From August 1967 all Type 36 vehicles fitted with Option M 264 or M 265 also had to have swing axles fitted with VW Option 263 which was a special stiff or stronger “Z” bar to control camber on the rear swing axles. Many were also fitted with VW Option M 103 (heavy duty shock absorbers). This means that all Type 3 panel vans right up to July 1973 (with the long nose and big tail lights) still had swing axles instead of the CV-joint half axles on normal Variants and all other Type 3s from 1969 models onwards. And, like all “A” model Variants and notchbacks, a 1500 single sidedraft carburettor engine or a twin carburettor 1600 engine could be specified. I am not aware that any Type 3 panel vans had 1600 fuel injection motors but it is theoretically a possibility. Likewise, it was possible to specify a Type 3 panel van with a steel sliding sunroof.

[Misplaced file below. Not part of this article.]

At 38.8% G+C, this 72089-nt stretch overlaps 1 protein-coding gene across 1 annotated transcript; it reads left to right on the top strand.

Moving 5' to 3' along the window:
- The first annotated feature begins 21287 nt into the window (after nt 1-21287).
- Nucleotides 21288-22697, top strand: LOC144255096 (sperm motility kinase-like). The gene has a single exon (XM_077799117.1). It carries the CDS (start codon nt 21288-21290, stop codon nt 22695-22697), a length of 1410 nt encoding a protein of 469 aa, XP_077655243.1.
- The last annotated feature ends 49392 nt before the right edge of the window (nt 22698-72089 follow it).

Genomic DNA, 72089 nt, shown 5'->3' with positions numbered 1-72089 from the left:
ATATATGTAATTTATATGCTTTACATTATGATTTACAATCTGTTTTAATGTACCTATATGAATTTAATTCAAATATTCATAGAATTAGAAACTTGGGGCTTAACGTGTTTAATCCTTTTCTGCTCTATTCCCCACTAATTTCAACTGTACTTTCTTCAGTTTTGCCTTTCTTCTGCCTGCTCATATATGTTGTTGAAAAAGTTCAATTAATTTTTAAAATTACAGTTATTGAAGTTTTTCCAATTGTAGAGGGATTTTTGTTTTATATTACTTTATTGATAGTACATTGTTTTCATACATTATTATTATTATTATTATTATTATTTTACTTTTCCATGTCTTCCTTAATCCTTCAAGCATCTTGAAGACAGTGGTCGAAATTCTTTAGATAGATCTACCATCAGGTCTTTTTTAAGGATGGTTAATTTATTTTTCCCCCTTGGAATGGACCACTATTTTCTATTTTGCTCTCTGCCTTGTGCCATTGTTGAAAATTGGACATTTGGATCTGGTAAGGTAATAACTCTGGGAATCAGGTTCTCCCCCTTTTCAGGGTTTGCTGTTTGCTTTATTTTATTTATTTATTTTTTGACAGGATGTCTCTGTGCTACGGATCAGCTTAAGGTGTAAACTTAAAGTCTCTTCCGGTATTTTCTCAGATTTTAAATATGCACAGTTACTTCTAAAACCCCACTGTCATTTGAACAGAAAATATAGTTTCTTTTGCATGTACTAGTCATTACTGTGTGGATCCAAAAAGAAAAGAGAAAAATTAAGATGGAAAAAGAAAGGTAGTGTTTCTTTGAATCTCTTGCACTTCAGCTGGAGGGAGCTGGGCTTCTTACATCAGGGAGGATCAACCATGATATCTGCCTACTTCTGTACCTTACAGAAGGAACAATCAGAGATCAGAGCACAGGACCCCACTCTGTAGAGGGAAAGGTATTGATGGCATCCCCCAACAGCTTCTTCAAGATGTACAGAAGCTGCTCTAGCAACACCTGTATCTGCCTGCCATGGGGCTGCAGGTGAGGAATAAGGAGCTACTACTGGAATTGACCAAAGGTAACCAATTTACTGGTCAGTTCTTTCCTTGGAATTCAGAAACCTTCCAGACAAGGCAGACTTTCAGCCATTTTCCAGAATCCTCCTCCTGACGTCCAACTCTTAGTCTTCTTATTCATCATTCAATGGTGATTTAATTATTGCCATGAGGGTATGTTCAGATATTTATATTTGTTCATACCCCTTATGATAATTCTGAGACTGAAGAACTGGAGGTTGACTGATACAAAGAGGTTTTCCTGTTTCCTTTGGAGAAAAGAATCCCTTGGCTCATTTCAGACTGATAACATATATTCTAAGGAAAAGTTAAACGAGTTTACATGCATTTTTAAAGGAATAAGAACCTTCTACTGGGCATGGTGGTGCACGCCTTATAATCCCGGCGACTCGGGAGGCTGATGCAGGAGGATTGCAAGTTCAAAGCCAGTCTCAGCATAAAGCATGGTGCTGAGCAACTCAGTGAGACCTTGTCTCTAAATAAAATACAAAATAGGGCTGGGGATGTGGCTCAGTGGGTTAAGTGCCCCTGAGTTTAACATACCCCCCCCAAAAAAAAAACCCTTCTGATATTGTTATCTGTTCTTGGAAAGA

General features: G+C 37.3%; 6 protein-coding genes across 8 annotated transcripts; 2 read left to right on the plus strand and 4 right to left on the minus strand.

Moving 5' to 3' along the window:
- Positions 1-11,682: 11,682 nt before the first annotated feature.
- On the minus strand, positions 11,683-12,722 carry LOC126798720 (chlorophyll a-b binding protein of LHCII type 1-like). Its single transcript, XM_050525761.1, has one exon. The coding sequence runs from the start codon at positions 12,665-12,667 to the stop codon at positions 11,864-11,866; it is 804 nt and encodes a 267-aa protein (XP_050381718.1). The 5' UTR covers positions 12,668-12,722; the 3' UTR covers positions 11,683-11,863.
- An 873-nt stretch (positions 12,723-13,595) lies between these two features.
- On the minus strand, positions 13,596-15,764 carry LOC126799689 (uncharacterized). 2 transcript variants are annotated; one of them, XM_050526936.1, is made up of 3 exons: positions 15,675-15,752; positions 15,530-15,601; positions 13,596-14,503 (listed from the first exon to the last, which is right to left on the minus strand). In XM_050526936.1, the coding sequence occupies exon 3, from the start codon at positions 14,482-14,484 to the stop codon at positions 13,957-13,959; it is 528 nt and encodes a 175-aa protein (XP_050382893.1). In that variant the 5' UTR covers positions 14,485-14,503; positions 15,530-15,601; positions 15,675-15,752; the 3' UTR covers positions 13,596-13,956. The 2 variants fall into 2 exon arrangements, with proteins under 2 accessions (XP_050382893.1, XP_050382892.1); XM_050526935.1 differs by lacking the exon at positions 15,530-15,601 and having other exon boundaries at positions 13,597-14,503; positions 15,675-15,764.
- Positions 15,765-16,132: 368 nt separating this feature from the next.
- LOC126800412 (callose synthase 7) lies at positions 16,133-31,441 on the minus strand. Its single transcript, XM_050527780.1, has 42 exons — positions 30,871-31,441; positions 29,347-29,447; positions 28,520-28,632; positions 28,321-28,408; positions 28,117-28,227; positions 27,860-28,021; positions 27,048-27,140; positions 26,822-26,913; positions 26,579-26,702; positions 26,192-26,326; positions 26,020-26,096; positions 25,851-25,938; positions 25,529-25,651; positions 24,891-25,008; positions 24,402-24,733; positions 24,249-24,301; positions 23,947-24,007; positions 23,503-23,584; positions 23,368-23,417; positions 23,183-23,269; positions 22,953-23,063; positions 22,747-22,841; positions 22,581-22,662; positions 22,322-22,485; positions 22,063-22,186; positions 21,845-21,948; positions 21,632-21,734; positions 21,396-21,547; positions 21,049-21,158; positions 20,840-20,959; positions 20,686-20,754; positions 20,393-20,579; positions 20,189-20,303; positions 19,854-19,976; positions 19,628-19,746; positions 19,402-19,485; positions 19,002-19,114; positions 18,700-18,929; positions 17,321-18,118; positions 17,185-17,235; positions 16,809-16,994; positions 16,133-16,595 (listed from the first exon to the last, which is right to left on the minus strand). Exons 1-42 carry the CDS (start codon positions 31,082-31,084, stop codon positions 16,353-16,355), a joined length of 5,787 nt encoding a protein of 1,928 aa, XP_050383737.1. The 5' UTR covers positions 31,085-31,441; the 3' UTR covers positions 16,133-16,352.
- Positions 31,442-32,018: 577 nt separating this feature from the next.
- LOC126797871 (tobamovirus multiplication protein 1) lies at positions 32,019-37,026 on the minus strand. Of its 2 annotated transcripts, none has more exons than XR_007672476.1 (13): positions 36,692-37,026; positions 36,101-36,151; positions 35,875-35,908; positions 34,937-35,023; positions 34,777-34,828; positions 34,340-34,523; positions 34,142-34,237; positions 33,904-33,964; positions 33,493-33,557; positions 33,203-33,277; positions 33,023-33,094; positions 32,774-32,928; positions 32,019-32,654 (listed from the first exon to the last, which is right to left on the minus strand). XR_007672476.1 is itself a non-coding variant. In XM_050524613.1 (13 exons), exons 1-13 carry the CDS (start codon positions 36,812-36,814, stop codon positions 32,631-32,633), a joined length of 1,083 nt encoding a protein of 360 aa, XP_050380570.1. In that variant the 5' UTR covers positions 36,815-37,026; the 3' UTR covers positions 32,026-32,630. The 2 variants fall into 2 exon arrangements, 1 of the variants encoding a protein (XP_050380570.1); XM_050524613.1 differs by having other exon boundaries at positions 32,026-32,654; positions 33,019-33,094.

There was also an Australian production of the VW Type 3 panel van in production in Melbourne with most of them made in 1965 but with a few even in early 1968. They were all drum brake 6 volt models built to early specs and the Japanese Type 3 panel van featured/mentioned in this thread is one of those Australian-built Type 3 panel vans. While all German-built Type 3 panel vans featured the rubber mats found in the load area of ordinary passenger Variants or wagons, the Australian-built panel vans featured plywood floor sections in the rear load compartment with aluminium rubbing strips. This feature was unique to Australian VW Type 3 panel vans.